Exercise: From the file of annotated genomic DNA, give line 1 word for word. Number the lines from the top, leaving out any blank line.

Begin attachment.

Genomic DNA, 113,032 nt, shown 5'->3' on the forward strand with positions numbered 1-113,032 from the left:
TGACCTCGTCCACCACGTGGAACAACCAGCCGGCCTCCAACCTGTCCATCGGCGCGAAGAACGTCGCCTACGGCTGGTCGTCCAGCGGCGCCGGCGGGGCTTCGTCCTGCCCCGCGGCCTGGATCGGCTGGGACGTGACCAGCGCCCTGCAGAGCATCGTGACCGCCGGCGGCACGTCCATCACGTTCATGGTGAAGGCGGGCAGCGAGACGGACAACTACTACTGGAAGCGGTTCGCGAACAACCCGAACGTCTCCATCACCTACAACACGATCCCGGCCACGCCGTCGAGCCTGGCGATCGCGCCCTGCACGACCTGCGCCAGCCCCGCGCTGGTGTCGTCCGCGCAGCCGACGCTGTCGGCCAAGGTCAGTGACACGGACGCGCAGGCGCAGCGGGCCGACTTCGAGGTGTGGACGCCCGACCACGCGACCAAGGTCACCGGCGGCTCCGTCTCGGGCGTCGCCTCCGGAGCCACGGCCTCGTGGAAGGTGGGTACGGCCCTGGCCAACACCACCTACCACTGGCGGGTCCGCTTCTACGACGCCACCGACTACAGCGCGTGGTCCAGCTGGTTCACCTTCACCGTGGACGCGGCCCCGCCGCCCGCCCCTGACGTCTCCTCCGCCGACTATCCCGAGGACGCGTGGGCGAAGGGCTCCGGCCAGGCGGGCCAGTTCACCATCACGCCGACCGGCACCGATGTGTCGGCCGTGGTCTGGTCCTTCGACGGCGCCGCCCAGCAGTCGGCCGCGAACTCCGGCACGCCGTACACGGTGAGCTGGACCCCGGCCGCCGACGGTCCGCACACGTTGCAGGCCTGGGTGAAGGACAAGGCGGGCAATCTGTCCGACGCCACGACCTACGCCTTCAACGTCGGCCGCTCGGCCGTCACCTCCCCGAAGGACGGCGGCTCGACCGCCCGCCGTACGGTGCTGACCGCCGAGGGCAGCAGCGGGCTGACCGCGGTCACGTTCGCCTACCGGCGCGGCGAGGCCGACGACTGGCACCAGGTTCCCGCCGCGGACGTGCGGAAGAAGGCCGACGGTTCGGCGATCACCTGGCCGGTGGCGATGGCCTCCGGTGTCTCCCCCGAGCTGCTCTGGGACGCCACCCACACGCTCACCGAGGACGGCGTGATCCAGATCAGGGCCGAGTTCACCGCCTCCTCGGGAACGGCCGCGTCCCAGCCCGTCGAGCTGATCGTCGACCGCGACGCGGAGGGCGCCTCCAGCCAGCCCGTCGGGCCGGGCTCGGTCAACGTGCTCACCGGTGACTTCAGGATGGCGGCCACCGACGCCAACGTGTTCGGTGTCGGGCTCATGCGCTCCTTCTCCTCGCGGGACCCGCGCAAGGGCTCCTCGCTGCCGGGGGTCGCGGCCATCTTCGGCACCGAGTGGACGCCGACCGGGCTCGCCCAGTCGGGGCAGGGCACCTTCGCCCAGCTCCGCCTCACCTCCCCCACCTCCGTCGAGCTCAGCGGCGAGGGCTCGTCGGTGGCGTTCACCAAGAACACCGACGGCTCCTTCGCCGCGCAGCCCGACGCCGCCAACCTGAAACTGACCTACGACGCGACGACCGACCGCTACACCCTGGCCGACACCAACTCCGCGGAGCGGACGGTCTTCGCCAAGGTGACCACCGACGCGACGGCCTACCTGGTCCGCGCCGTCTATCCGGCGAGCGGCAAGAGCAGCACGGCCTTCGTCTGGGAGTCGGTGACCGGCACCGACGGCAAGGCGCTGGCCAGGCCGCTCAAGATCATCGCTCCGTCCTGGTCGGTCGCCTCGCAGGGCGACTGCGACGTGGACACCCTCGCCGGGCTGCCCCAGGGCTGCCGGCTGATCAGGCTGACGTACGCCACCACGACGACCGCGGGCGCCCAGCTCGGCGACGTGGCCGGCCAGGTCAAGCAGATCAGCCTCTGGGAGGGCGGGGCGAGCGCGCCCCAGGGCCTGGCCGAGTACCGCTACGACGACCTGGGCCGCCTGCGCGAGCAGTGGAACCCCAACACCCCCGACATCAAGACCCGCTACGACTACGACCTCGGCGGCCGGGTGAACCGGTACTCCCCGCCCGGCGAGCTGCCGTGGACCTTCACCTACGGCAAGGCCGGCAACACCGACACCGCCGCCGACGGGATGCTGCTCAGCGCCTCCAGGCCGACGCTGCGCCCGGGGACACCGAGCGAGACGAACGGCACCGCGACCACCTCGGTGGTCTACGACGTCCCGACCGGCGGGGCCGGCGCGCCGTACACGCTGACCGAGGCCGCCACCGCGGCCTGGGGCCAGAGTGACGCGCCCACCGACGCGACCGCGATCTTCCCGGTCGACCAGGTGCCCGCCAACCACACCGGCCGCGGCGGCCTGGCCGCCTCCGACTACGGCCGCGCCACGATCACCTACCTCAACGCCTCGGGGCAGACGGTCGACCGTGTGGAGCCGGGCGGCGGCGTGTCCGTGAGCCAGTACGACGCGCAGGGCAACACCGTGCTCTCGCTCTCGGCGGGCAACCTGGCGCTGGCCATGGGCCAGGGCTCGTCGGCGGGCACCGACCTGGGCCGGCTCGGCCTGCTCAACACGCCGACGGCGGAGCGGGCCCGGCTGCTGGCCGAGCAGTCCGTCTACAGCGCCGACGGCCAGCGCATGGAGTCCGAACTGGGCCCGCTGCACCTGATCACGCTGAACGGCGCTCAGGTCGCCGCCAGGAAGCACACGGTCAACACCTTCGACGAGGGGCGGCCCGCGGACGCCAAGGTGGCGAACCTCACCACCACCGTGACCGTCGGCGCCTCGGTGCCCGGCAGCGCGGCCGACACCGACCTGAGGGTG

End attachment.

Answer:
Genomic DNA, 113,032 nt, shown 5'->3' on the forward strand with positions numbered 1-113,032 from the left: